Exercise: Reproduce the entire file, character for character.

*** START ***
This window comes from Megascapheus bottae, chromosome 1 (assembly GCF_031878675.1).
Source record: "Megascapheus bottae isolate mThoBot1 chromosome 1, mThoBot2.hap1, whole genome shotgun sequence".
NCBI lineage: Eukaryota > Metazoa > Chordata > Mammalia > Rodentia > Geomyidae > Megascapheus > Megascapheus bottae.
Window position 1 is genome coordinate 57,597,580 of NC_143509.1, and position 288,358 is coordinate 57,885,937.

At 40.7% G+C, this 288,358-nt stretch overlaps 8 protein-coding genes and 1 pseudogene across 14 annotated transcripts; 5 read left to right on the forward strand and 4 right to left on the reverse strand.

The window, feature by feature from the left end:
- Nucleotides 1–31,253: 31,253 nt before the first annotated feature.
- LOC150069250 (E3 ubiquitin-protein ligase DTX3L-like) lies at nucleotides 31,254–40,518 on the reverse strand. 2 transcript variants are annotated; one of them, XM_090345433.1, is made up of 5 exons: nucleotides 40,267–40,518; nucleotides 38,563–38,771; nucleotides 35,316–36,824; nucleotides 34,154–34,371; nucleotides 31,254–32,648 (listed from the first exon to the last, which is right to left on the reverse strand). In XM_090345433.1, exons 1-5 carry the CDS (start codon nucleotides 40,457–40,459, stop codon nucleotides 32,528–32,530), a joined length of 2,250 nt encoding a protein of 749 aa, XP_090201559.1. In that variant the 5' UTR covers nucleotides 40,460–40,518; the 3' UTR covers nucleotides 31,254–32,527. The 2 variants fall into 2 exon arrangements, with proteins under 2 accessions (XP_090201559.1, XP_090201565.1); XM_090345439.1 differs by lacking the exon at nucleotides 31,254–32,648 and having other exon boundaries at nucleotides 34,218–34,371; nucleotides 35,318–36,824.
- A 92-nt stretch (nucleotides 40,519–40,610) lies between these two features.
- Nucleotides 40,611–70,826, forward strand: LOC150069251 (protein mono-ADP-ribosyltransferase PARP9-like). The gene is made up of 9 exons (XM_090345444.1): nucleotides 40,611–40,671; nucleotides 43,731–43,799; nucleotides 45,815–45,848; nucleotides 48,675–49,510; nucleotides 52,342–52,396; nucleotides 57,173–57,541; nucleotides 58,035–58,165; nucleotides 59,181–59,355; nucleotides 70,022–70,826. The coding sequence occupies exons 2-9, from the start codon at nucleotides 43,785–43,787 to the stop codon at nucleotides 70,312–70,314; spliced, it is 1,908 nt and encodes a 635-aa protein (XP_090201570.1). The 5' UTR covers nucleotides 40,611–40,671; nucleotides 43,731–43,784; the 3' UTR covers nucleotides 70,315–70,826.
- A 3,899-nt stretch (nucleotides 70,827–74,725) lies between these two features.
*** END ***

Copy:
This window comes from Megascapheus bottae, chromosome 1 (assembly GCF_031878675.1).
Source record: "Megascapheus bottae isolate mThoBot1 chromosome 1, mThoBot2.hap1, whole genome shotgun sequence".
NCBI lineage: Eukaryota > Metazoa > Chordata > Mammalia > Rodentia > Geomyidae > Megascapheus > Megascapheus bottae.
Window position 1 is genome coordinate 57,597,580 of NC_143509.1, and position 288,358 is coordinate 57,885,937.

At 40.7% G+C, this 288,358-nt stretch overlaps 8 protein-coding genes and 1 pseudogene across 14 annotated transcripts; 5 read left to right on the forward strand and 4 right to left on the reverse strand.

The window, feature by feature from the left end:
- Nucleotides 1–31,253: 31,253 nt before the first annotated feature.
- LOC150069250 (E3 ubiquitin-protein ligase DTX3L-like) lies at nucleotides 31,254–40,518 on the reverse strand. 2 transcript variants are annotated; one of them, XM_090345433.1, is made up of 5 exons: nucleotides 40,267–40,518; nucleotides 38,563–38,771; nucleotides 35,316–36,824; nucleotides 34,154–34,371; nucleotides 31,254–32,648 (listed from the first exon to the last, which is right to left on the reverse strand). In XM_090345433.1, exons 1-5 carry the CDS (start codon nucleotides 40,457–40,459, stop codon nucleotides 32,528–32,530), a joined length of 2,250 nt encoding a protein of 749 aa, XP_090201559.1. In that variant the 5' UTR covers nucleotides 40,460–40,518; the 3' UTR covers nucleotides 31,254–32,527. The 2 variants fall into 2 exon arrangements, with proteins under 2 accessions (XP_090201559.1, XP_090201565.1); XM_090345439.1 differs by lacking the exon at nucleotides 31,254–32,648 and having other exon boundaries at nucleotides 34,218–34,371; nucleotides 35,318–36,824.
- A 92-nt stretch (nucleotides 40,519–40,610) lies between these two features.
- Nucleotides 40,611–70,826, forward strand: LOC150069251 (protein mono-ADP-ribosyltransferase PARP9-like). The gene is made up of 9 exons (XM_090345444.1): nucleotides 40,611–40,671; nucleotides 43,731–43,799; nucleotides 45,815–45,848; nucleotides 48,675–49,510; nucleotides 52,342–52,396; nucleotides 57,173–57,541; nucleotides 58,035–58,165; nucleotides 59,181–59,355; nucleotides 70,022–70,826. The coding sequence occupies exons 2-9, from the start codon at nucleotides 43,785–43,787 to the stop codon at nucleotides 70,312–70,314; spliced, it is 1,908 nt and encodes a 635-aa protein (XP_090201570.1). The 5' UTR covers nucleotides 40,611–40,671; nucleotides 43,731–43,784; the 3' UTR covers nucleotides 70,315–70,826.
- A 3,899-nt stretch (nucleotides 70,827–74,725) lies between these two features.